Posted on 01 August 2014 by Luke Jones

OWINGS MILLS, Md. — The Ravens continued to be without a number of key veterans as left tackle Eugene Monroe and cornerback Jimmy Smith joined linebacker Daryl Smith and cornerback Lardarius Webb as non-participants during Friday’s practice.

It remains unclear whether Monroe or Jimmy Smith were dealing with injuries or were simply given a day off to rest as the Ravens worked in helmets, shells, and shorts. Webb continues to be sidelined with lower back spasms that first surfaced last Friday while Daryl Smith has been sidelined for three straight practices with a groin injury not considered to be serious.

Wide receiver Steve Smith was on the field but not taking part in practice as the Ravens appear to be holding back the 35-year-old from working too hard while he continues to impress this summer.

Offensive lineman Will Rackley (concussion) and defensive tackle Timmy Jernigan (back spasms) were once again absent, and defensive tackle Terrence Cody remains on the physically unable to perform list following offseason hip surgery. Defensive end Brent Urban hasn’t officially been placed on injured reserve after suffering a torn anterior cruciate ligament in his right knee on Wednesday.

Rookie wide receiver Jeremy Butler returned to the practice field after Thursday’s absence due to a groin strain. Defensive tackle Haloti Ngata, linebacker Terrell Suggs, and running back Justin Forsett all returned to practice after being awarded Thursday off by head coach John Harbaugh.

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Live from Owings Mills: Ravens concerned about injury to DL Urban

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Live from Owings Mills: Ravens concerned about injury to DL Urban

Posted on 30 July 2014 by Glenn Clark

OWINGS MILLS, Md. — The Baltimore Ravens returned to practice Wednesday after their first off day of Training Camp for 2014.

The session was short for two rookie defensive linemen, both of whom were injured on the same play. DL Brent Urban had to be carted off the field after suffering an injury to his right knee. Urban was pancaked on the play by OL Jah Reid and appeared to suffer the injury during the course of the block. Away from that block, DL Tim Jernigan was also hurt-he limped off the field appearing to have injured his back.

Head coach John Harbaugh downplayed the injury to Jernigan, saying he “looks fine” after practice. The news did not appear to be as good for the team’s fifth round pick out of Virginia, as Harbaugh said the team was “a little more concerned about” the knee injury.

“We’re going to have to see, he’s going to get a MRI tonight” Harbaugh added. “We’ll just hope and pray for the best on that one.”

Center Jeremy Zuttah was also banged up during the course of practice but did not have to leave the session and Harbaugh also declared his injury as “fine”.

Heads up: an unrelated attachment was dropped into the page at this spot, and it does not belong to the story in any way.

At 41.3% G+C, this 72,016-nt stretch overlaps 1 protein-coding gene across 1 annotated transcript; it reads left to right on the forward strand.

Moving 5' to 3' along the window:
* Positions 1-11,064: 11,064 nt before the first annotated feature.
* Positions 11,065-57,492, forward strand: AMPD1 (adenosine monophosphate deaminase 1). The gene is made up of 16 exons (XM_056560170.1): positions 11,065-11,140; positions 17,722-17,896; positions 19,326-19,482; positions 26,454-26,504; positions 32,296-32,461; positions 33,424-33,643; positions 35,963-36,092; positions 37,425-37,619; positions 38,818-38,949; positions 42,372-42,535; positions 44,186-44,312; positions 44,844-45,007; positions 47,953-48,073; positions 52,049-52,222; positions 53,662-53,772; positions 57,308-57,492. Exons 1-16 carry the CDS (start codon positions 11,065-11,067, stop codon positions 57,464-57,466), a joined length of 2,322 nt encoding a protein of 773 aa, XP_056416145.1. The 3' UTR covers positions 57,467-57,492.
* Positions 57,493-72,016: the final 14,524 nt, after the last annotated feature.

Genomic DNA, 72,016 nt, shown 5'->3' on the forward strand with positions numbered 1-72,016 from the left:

DL Chris Canty returned to the practice field Wednesday after missing Monday night’s public practice at M&T Bank Stadium for family reasons. OL Parker Graham also returned to the practice field after missing the last few sessions with a groin injury.

Two new Ravens were not on the practice field Wednesday. LB Albert McClellan did not participate in the session, he had battled a lower body issue during Monday night’s practice that had forced him to limp off the field at one point. LB Daryl Smith also did not participate in practice for unknown reasons. With Smith out, Josh Bynes took a number of the first team reps next to first round pick C.J. Mosley.

Three other players remained away from the practice field Wednesday. OL Will Rackley (head) remained out, as did CB Lardarius Webb (back/neck). The Baltimore Sun reported Tuesday Webb had “no structural damage” and was instead dealing with a muscular issue.

With Webb out, CB Chykie Brown appeared to get the majority of first team reps-CB Asa Jackson had seemed to receive more of the first team reps in the previous two practices.

DL Terrence Cody (hip) also did not participate, remaining on the Active Physically Unable to Perform (PUP) list.

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Ravens awarded four compensatory picks at Owner’s Meetings

Posted on 24 March 2014 by WNST Staff

Last year’s off-season after the Super Bowl was painful for Ravens fans, but now the team is being rewarded for its troubles and patience in free agency.

At the NFL Owner Meetings today in Orlando, the Baltimore Ravens learned more about their off-season approach in May as they received the league maximum number of compensatory picks possible for free agent losses.

The team received a third (99th overall),  two fourth-round (134th, 138 overall), and a fifth-round pick (175th overall).

The picks were rewarded for the losses of DE Paul Kruger (Cleveland), MLB Dannell Ellerbe (Miami), CB Cary Williams (Philadelphia), and FS Ed Reed (Houston) in free agency.

Because the Ravens did not sign any unrestricted free agents in the 2013 off-season, the team was not docked any picks from their total.

DE Elvis Dumervil, DL Chris Canty, DL Marcus Spears, S Michael Huff, and MLB Daryl Smith were all signed after teams cut them or late into training camp.

All-in-all, the Ravens will have eight picks as their disposal in May.

Follow all your Ravens news on @WNST on Twitter! WNST-We Never Stop Talking Sports!

 

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Ravens re-sign linebacker Daryl Smith to four-year contract

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Ravens re-sign linebacker Daryl Smith to four-year contract

Posted on 14 March 2014 by Luke Jones

Linebacker Daryl Smith received quite the present on his 32nd birthday in the form of a new four-year contract to remain with the Ravens.

According to ESPN’s Adam Schefter, the 32-year-old agreed to a deal worth $16.1 million to remain with the same defense he led in tackles last season while taking over the position occupied by future Hall of Famer Ray Lewis.

Smith signed a one-year deal, $1.125 million deal that included an additional $1 million in playing-time incentives after he was limited to just two games in his ninth and final season in Jacksonville where he started his career. An early-June addition to the roster, the veteran went on to collect 123 tackles, five sacks, and three interceptions to lead a defense that finished 12th in total yards and points allowed in 2013.